Pigmented villonodular synovitis of the shoulder: review and case report

L P Müller, M Bitzer, J Degreif, P M Rommens
Knee Surgery, Sports Traumatology, Arthroscopy 1999, 7 (4): 249-56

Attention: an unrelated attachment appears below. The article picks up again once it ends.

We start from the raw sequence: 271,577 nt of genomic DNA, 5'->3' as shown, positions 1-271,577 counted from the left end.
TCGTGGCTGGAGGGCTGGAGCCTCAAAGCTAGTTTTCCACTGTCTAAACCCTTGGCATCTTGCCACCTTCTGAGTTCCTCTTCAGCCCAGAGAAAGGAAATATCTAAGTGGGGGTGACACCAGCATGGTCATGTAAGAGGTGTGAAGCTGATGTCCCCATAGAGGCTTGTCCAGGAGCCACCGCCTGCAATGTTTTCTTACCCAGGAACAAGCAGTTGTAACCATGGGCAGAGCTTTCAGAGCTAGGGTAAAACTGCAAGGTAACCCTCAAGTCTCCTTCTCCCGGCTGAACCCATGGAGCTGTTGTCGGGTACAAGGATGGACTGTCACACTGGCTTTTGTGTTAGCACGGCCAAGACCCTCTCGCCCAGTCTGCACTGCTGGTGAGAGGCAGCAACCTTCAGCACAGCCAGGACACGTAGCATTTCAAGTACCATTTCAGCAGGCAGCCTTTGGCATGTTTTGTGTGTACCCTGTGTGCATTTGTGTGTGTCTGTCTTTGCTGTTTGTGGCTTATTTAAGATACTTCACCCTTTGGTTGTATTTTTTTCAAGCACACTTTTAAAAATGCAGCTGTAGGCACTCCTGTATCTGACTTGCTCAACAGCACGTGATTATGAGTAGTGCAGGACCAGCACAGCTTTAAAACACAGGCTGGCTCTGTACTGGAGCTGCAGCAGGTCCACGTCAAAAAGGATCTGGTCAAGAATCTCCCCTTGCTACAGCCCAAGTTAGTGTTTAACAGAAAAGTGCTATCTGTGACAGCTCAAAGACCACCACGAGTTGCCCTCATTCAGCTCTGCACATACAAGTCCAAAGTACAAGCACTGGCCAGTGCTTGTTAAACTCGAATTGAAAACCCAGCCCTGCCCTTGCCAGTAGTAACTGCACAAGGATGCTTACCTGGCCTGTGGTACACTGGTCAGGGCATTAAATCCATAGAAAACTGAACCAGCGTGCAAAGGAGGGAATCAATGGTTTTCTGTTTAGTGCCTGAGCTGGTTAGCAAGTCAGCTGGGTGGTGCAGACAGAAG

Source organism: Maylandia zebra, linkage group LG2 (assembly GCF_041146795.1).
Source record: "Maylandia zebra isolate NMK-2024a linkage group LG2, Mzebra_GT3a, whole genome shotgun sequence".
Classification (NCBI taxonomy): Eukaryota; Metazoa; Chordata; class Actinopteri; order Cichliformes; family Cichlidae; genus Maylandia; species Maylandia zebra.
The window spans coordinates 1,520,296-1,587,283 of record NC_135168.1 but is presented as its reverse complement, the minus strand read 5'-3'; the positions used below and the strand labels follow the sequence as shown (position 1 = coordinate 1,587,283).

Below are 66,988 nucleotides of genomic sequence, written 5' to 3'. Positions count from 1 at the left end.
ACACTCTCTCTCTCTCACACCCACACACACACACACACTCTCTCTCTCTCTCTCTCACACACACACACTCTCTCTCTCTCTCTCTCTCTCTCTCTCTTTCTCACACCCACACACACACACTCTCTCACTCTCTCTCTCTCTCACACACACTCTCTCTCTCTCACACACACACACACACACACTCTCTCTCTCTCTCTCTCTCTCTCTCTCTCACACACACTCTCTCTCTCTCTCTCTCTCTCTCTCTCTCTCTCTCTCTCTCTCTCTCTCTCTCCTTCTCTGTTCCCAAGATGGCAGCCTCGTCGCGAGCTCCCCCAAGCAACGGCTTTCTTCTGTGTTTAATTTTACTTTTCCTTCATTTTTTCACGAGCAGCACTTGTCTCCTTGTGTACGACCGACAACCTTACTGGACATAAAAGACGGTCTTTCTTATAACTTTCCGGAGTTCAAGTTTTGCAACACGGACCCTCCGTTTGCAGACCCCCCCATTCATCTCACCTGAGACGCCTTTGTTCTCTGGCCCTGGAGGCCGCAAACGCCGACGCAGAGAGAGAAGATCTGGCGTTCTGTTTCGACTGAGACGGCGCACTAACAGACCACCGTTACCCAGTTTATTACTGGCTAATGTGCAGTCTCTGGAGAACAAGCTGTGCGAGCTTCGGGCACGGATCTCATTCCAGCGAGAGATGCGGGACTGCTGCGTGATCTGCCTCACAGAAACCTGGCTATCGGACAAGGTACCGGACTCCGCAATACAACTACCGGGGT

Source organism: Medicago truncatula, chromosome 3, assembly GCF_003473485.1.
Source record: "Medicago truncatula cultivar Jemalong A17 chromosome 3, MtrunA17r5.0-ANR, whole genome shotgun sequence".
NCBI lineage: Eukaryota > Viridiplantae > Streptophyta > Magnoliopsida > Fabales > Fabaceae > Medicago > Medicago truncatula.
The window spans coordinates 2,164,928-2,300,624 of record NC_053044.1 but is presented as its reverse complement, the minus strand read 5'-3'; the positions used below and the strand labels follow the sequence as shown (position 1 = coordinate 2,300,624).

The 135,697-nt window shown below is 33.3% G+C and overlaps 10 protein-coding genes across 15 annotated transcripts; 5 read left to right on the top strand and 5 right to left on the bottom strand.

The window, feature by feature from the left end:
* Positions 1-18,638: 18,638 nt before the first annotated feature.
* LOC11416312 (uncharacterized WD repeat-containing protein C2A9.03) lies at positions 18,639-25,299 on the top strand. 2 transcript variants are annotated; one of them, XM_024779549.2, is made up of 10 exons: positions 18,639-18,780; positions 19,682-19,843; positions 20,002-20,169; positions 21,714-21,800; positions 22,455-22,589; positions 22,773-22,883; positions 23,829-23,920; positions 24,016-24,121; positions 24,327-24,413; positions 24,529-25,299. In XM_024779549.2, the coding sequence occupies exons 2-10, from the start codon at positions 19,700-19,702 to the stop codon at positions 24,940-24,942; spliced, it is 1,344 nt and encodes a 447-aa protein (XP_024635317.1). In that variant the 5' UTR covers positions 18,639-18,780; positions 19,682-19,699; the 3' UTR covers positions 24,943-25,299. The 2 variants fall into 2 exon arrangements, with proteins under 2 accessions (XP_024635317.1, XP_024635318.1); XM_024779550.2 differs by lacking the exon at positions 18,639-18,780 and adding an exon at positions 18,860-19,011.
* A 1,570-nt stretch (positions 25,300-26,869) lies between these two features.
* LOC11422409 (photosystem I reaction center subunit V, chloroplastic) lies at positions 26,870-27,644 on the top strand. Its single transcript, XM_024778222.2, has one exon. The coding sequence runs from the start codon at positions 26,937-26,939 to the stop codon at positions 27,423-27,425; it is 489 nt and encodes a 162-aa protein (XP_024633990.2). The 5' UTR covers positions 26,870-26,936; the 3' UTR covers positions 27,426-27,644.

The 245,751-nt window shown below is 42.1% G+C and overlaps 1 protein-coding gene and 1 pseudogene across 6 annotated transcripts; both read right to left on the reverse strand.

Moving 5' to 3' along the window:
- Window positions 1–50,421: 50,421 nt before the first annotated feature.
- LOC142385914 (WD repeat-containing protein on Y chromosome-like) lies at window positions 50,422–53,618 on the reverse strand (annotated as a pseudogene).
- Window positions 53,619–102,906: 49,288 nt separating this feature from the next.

Pigmented villonodular synovitis (PVNS) as reviewed in detail elsewhere most frequently involves the knee and finger synovial structures; shoulder involvement is rare: A search through the English literature yielded 18 publications describing 25 cases of PVNS affecting the shoulder joint. Analyzing these reports we found the clinical and radiological findings generally to be nonspecific, often mimicking a malignancy, as in the case presented here of a 16-year-old boy with painful swelling in the area of the left proximal humerus. Magnetic resonance imaging showed a suspected malignant soft tissue mass involving the shoulder capsule and measuring 7.5 x 6 x 4 cm. Preoperatively the patient could recall no trauma; however, postoperatively he did report a distortion trauma of the affected shoulder following a bicycle accident. Intraoperatively, two tumors were found infiltrating the axillary vessels and nerve and tendon structures originating in the capsule of the shoulder joint. Rapid sections of the tissue revealed no signs of malignancy; further pathohistological examination revealed localized PVNS. Preoperatively, the shoulder joint was not suspected as the primary site of origin of the tumor because the patient had no complaints or functional deficits of the shoulder. The clinical presentation of such a PVNS lesion over the proximal humerus is unusual and to date has only twice been described in the literature.

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